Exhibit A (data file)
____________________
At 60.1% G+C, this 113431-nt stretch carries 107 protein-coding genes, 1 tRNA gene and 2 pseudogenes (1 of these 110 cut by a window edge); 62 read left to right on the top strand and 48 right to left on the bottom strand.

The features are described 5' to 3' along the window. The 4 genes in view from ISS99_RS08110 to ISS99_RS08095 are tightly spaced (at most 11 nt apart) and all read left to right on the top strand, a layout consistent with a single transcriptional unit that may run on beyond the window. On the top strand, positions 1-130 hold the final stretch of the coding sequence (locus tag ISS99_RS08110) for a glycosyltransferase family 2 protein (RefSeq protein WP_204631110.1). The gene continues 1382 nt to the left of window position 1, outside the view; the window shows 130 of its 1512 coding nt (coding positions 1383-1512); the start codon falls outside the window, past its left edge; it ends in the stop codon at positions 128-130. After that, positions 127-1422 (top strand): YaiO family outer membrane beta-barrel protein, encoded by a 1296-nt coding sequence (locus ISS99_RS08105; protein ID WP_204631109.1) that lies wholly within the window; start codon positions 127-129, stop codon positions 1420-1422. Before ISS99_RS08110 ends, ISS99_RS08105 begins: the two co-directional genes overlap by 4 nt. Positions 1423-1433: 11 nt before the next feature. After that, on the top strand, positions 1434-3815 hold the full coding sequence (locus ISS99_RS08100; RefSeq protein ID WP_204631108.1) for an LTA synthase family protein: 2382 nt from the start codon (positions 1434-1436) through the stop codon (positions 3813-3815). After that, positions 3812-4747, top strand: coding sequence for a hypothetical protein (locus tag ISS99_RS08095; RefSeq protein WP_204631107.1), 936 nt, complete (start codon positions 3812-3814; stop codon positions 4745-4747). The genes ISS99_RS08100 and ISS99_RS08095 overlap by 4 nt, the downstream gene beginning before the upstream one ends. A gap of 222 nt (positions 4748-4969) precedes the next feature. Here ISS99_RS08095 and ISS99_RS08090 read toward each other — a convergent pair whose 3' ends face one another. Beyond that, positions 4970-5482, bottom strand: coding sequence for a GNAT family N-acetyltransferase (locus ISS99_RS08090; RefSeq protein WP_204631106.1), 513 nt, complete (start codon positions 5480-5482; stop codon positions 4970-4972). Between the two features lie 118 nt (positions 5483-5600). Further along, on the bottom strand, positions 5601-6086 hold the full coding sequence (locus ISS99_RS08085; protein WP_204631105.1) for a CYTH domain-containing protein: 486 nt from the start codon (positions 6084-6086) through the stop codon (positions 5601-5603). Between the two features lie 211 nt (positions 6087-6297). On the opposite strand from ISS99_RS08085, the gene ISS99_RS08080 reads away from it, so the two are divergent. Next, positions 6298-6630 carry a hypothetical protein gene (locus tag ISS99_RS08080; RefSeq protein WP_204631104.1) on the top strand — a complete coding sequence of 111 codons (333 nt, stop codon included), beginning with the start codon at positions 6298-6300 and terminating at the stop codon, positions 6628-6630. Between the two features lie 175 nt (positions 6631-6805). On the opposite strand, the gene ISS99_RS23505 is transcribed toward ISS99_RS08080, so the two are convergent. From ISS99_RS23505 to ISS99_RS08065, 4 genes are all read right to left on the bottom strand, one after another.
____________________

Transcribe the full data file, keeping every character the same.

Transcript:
At 60.1% G+C, this 113431-nt stretch carries 107 protein-coding genes, 1 tRNA gene and 2 pseudogenes (1 of these 110 cut by a window edge); 62 read left to right on the top strand and 48 right to left on the bottom strand.

The features are described 5' to 3' along the window. The 4 genes in view from ISS99_RS08110 to ISS99_RS08095 are tightly spaced (at most 11 nt apart) and all read left to right on the top strand, a layout consistent with a single transcriptional unit that may run on beyond the window. On the top strand, positions 1-130 hold the final stretch of the coding sequence (locus tag ISS99_RS08110) for a glycosyltransferase family 2 protein (RefSeq protein WP_204631110.1). The gene continues 1382 nt to the left of window position 1, outside the view; the window shows 130 of its 1512 coding nt (coding positions 1383-1512); the start codon falls outside the window, past its left edge; it ends in the stop codon at positions 128-130. After that, positions 127-1422 (top strand): YaiO family outer membrane beta-barrel protein, encoded by a 1296-nt coding sequence (locus ISS99_RS08105; protein ID WP_204631109.1) that lies wholly within the window; start codon positions 127-129, stop codon positions 1420-1422. Before ISS99_RS08110 ends, ISS99_RS08105 begins: the two co-directional genes overlap by 4 nt. Positions 1423-1433: 11 nt before the next feature. After that, on the top strand, positions 1434-3815 hold the full coding sequence (locus ISS99_RS08100; RefSeq protein ID WP_204631108.1) for an LTA synthase family protein: 2382 nt from the start codon (positions 1434-1436) through the stop codon (positions 3813-3815). After that, positions 3812-4747, top strand: coding sequence for a hypothetical protein (locus tag ISS99_RS08095; RefSeq protein WP_204631107.1), 936 nt, complete (start codon positions 3812-3814; stop codon positions 4745-4747). The genes ISS99_RS08100 and ISS99_RS08095 overlap by 4 nt, the downstream gene beginning before the upstream one ends. A gap of 222 nt (positions 4748-4969) precedes the next feature. Here ISS99_RS08095 and ISS99_RS08090 read toward each other — a convergent pair whose 3' ends face one another. Beyond that, positions 4970-5482, bottom strand: coding sequence for a GNAT family N-acetyltransferase (locus ISS99_RS08090; RefSeq protein WP_204631106.1), 513 nt, complete (start codon positions 5480-5482; stop codon positions 4970-4972). Between the two features lie 118 nt (positions 5483-5600). Further along, on the bottom strand, positions 5601-6086 hold the full coding sequence (locus ISS99_RS08085; protein WP_204631105.1) for a CYTH domain-containing protein: 486 nt from the start codon (positions 6084-6086) through the stop codon (positions 5601-5603). Between the two features lie 211 nt (positions 6087-6297). On the opposite strand from ISS99_RS08085, the gene ISS99_RS08080 reads away from it, so the two are divergent. Next, positions 6298-6630 carry a hypothetical protein gene (locus tag ISS99_RS08080; RefSeq protein WP_204631104.1) on the top strand — a complete coding sequence of 111 codons (333 nt, stop codon included), beginning with the start codon at positions 6298-6300 and terminating at the stop codon, positions 6628-6630. Between the two features lie 175 nt (positions 6631-6805). On the opposite strand, the gene ISS99_RS23505 is transcribed toward ISS99_RS08080, so the two are convergent. From ISS99_RS23505 to ISS99_RS08065, 4 genes are all read right to left on the bottom strand, one after another.